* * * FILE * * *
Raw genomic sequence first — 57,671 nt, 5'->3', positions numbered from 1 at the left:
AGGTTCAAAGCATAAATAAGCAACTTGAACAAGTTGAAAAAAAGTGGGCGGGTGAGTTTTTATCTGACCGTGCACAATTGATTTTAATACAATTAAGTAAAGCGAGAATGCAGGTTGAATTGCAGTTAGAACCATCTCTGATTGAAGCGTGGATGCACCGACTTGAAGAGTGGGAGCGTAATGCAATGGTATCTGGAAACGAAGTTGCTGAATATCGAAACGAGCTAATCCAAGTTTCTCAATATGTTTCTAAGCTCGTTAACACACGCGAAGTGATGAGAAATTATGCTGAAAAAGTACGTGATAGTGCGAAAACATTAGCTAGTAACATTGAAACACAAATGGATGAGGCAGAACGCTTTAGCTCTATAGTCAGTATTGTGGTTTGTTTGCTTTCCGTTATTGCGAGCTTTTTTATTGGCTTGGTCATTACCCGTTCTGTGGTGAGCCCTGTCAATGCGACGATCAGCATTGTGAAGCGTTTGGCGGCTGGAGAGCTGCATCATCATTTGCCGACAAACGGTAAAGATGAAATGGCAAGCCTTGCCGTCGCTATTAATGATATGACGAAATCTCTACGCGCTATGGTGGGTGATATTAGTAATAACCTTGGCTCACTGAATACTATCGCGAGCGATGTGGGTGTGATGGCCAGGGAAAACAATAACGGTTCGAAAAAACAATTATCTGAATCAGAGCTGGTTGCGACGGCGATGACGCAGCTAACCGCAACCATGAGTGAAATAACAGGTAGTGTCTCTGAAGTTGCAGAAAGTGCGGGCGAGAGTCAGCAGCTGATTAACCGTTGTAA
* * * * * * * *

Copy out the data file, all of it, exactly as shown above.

Raw genomic sequence first — 57,671 nt, 5'->3', positions numbered from 1 at the left:
AGGTTCAAAGCATAAATAAGCAACTTGAACAAGTTGAAAAAAAGTGGGCGGGTGAGTTTTTATCTGACCGTGCACAATTGATTTTAATACAATTAAGTAAAGCGAGAATGCAGGTTGAATTGCAGTTAGAACCATCTCTGATTGAAGCGTGGATGCACCGACTTGAAGAGTGGGAGCGTAATGCAATGGTATCTGGAAACGAAGTTGCTGAATATCGAAACGAGCTAATCCAAGTTTCTCAATATGTTTCTAAGCTCGTTAACACACGCGAAGTGATGAGAAATTATGCTGAAAAAGTACGTGATAGTGCGAAAACATTAGCTAGTAACATTGAAACACAAATGGATGAGGCAGAACGCTTTAGCTCTATAGTCAGTATTGTGGTTTGTTTGCTTTCCGTTATTGCGAGCTTTTTTATTGGCTTGGTCATTACCCGTTCTGTGGTGAGCCCTGTCAATGCGACGATCAGCATTGTGAAGCGTTTGGCGGCTGGAGAGCTGCATCATCATTTGCCGACAAACGGTAAAGATGAAATGGCAAGCCTTGCCGTCGCTATTAATGATATGACGAAATCTCTACGCGCTATGGTGGGTGATATTAGTAATAACCTTGGCTCACTGAATACTATCGCGAGCGATGTGGGTGTGATGGCCAGGGAAAACAATAACGGTTCGAAAAAACAATTATCTGAATCAGAGCTGGTTGCGACGGCGATGACGCAGCTAACCGCAACCATGAGTGAAATAACAGGTAGTGTCTCTGAAGTTGCAGAAAGTGCGGGCGAGAGTCAGCAGCTGATTAACCGTTGTAA